Feb. 4 (Bloomberg) -- Niger, the world’s sixth-biggest uranium producer, will hold a runoff presidential election next month after none of the 10 candidates received enough votes for a first-round win this week.
The March 12 follow-up will pit Mahamadou Issoufou of the Parti Nigerien pour la Democratie et le Socialisme, who won 36.1 percent of votes, against Seini Oumarou, the candidate of ex-President Mamadou Tandja’s party, who won 23.2 percent, Abdourahamane Ghousmane, chairman of the country’s electoral commission, said in Niamey, the capital, today.
“These elections constitute a significant step towards the restoration of constitutional order,” regional body African Union said in an e-mailed statement today. Spokesmen for the two parties said they wouldn’t contest any of the first-round results.
The ballot is a key part of restoring civilian-led rule following the February 2010 ouster by the country’s military of Tandja, who attempted to change the constitution and abolish presidential term limits.
Issoufou’s PNDS, which opposes Tandja, won 39 seats. Four other parties that are against the former leader took 40, giving the bloc a majority in the 113-seat Parliament, the commission said. Tandja’s Mouvement National pour la Societe de Developpement and two allies form the remainder. The vote was also held Jan. 31.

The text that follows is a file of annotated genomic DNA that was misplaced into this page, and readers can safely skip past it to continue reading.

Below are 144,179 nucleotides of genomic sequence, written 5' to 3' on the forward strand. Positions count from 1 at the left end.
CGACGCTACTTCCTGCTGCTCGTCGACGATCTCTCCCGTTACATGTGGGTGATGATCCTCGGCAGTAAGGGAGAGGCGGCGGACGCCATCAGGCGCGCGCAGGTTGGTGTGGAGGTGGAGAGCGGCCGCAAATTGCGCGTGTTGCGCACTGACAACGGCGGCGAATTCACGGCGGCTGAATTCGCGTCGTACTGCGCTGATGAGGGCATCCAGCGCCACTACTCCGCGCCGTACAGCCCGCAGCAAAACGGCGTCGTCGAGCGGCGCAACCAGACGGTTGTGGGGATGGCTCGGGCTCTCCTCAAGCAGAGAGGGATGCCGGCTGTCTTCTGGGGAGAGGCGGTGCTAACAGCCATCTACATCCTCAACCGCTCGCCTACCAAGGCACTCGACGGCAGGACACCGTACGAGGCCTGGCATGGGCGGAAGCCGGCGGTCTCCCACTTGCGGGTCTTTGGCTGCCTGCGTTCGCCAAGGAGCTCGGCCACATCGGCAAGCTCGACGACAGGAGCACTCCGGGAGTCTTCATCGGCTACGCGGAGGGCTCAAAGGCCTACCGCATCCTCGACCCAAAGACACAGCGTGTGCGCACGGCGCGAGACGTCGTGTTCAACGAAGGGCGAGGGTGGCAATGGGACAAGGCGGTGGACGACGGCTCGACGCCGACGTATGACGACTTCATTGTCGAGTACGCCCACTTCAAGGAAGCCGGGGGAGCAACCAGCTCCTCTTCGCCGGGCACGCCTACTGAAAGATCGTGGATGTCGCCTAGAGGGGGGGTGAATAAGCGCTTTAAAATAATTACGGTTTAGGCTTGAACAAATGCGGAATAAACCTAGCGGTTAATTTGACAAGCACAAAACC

Issoufou, a 58-year-old French-trained mining engineer, was a prime minister. He formed an alliance on Jan. 25 with Hama Amadou, who came third with 19.8 percent of the vote, and five other opposition contenders to unite behind a single candidate in the runoff.
“We are in negotiations” with Amadou and the other parties for second-round support, Zarama Abba Kiari, spokesman for Issoufou’s PNDS, said today.
Landlocked Niger is among the world’s poorest countries. Hard hit by famine in 2009 and 2010, it ranks below only Zimbabwe and the Democratic Republic of Congo on the United Nations’ Human Development Index.
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